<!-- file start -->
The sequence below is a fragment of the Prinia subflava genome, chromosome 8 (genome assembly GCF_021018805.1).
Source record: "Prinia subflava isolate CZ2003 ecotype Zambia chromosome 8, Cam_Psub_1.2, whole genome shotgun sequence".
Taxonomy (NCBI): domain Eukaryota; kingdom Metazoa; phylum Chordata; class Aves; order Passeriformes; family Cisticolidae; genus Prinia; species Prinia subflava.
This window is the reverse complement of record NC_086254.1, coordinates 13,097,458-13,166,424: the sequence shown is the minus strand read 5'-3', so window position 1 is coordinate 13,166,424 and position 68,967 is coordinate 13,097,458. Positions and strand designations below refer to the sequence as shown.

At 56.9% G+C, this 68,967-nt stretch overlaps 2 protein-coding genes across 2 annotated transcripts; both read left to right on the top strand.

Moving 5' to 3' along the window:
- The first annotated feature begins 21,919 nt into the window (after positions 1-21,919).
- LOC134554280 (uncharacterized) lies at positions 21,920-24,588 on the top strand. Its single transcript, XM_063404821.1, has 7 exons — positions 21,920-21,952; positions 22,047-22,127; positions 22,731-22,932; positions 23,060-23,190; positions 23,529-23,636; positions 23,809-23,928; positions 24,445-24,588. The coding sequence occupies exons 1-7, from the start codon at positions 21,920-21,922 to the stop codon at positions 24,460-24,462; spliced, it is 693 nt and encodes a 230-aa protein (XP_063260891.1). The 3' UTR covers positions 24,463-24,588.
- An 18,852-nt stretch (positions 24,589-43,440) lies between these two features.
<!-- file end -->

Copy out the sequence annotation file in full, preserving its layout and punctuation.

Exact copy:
The sequence below is a fragment of the Prinia subflava genome, chromosome 8 (genome assembly GCF_021018805.1).
Source record: "Prinia subflava isolate CZ2003 ecotype Zambia chromosome 8, Cam_Psub_1.2, whole genome shotgun sequence".
Taxonomy (NCBI): domain Eukaryota; kingdom Metazoa; phylum Chordata; class Aves; order Passeriformes; family Cisticolidae; genus Prinia; species Prinia subflava.
This window is the reverse complement of record NC_086254.1, coordinates 13,097,458-13,166,424: the sequence shown is the minus strand read 5'-3', so window position 1 is coordinate 13,166,424 and position 68,967 is coordinate 13,097,458. Positions and strand designations below refer to the sequence as shown.

At 56.9% G+C, this 68,967-nt stretch overlaps 2 protein-coding genes across 2 annotated transcripts; both read left to right on the top strand.

Moving 5' to 3' along the window:
- The first annotated feature begins 21,919 nt into the window (after positions 1-21,919).
- LOC134554280 (uncharacterized) lies at positions 21,920-24,588 on the top strand. Its single transcript, XM_063404821.1, has 7 exons — positions 21,920-21,952; positions 22,047-22,127; positions 22,731-22,932; positions 23,060-23,190; positions 23,529-23,636; positions 23,809-23,928; positions 24,445-24,588. The coding sequence occupies exons 1-7, from the start codon at positions 21,920-21,922 to the stop codon at positions 24,460-24,462; spliced, it is 693 nt and encodes a 230-aa protein (XP_063260891.1). The 3' UTR covers positions 24,463-24,588.
- An 18,852-nt stretch (positions 24,589-43,440) lies between these two features.